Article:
Desire Beyond Belief (2004). Reprinted in Lewisian Themes: The Philosophy of David K. Lewis, Eds. Frank Jackson and Graham Priest, Oxford University Press, 2004, 78-93. [REVIEW] Australasian Journal of Philosophy 82:77-92.
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  4.  64
    Richard Bradley (2007). The Kinematics of Belief and Desire. Synthese 156 (3):513-535.
    Richard Jeffrey regarded the version of Bayesian decision theory he floated in ‘The Logic of Decision’ and the idea of a probability kinematics—a generalisation of Bayesian conditioning to contexts in which the evidence is ‘uncertain’—as his two most important contributions to philosophy. This paper aims to connect them by developing kinematical models for the study of preference change and practical deliberation. Preference change is treated in a manner analogous to Jeffrey’s handling of belief change: not as mechanical outputs of (...)
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  5.  37
    Rainer Reisenzein (2009). Emotional Experience in the Computational Belief-Desire Theory of Emotion. Emotion Review 1 (3):214-222.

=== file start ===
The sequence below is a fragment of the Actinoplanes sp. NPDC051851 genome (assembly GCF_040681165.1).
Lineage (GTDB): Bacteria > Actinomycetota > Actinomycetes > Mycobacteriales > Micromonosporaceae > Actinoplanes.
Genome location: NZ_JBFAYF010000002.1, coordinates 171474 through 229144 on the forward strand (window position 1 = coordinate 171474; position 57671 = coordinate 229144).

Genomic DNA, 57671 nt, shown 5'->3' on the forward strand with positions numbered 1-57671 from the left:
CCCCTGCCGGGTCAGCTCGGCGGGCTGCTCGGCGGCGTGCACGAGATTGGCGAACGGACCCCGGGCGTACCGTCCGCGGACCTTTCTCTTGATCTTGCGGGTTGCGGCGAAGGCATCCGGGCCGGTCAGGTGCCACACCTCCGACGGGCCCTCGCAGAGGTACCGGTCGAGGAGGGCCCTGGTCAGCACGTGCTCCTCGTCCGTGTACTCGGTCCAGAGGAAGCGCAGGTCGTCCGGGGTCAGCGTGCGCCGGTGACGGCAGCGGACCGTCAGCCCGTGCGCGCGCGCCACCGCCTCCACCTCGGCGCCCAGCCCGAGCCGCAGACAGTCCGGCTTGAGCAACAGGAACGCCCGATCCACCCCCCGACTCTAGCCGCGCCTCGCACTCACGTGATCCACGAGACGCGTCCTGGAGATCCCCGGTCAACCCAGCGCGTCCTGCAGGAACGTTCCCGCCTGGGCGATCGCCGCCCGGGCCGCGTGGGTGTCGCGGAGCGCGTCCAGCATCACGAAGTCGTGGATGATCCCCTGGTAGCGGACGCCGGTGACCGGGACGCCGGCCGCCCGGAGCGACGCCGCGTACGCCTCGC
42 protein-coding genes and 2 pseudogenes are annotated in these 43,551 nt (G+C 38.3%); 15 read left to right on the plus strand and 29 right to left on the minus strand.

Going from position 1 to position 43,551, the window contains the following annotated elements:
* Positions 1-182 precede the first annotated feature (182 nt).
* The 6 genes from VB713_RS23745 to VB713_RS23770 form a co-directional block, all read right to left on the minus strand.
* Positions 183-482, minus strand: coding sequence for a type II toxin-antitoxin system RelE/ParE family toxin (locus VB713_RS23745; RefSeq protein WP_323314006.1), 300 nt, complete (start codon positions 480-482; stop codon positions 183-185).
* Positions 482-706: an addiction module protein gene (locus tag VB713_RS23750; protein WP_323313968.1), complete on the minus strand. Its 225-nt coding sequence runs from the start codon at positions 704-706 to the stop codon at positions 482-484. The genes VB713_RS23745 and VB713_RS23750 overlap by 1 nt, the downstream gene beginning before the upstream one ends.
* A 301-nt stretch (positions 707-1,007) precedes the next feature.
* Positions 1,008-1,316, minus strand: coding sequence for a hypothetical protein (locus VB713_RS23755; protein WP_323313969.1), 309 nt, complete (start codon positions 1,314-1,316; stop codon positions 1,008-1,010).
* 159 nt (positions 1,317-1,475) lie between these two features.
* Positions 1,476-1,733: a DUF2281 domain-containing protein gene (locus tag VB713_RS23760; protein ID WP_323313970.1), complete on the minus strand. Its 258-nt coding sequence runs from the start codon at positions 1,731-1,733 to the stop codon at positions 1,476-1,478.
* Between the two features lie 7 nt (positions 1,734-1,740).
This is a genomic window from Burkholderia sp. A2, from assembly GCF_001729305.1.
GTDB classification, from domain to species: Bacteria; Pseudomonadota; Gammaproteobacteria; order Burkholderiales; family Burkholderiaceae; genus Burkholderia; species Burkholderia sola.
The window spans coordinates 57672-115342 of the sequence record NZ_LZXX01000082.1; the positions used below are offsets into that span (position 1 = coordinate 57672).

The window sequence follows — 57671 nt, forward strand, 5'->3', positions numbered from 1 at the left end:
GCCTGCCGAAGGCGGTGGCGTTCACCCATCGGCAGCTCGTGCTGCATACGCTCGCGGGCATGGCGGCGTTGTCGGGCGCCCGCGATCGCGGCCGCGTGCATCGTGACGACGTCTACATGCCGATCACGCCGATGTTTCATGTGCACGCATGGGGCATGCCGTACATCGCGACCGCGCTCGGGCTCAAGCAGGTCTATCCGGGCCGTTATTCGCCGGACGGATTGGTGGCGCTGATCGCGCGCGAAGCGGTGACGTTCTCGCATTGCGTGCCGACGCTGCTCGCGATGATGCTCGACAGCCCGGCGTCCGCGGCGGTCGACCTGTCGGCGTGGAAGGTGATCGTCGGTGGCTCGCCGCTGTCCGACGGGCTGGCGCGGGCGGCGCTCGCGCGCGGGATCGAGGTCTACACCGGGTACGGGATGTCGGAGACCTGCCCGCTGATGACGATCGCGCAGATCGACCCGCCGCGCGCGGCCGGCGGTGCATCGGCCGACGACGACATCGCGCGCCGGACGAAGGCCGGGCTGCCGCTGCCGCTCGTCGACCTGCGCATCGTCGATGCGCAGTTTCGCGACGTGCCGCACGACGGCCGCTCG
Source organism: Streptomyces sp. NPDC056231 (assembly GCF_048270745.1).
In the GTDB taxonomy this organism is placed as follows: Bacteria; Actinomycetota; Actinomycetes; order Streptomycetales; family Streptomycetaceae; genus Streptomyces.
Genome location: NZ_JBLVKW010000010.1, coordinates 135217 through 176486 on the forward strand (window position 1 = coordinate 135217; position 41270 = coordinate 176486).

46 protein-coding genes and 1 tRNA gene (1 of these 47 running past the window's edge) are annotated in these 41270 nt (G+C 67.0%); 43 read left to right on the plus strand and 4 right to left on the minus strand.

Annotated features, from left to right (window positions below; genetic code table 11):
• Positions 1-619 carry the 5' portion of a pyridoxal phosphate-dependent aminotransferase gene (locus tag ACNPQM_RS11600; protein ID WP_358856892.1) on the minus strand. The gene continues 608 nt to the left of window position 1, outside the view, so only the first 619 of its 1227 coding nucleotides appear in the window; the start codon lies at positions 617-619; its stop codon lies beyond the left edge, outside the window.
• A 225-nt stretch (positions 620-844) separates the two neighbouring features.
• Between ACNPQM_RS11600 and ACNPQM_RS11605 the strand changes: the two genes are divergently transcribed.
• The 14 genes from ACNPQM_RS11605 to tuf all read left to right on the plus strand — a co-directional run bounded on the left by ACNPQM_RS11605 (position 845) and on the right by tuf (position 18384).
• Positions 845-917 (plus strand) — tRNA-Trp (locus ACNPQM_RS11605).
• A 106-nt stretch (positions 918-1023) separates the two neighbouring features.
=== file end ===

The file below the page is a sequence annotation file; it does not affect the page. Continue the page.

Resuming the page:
Based on the belief that computational modeling (thinking in terms of representation and computations) can help to clarify controversial issues in emotion theory, this article examines emotional experience from the perspective of the Computational Belief–Desire Theory of Emotion (CBDTE), a computational explication of the belief–desire theory of emotion. It is argued that CBDTE provides plausible answers to central explanatory challenges posed by emotional experience, including: the phenomenal quality,intensity and object-directedness of emotional experience, the function of emotional experience and its relation (...)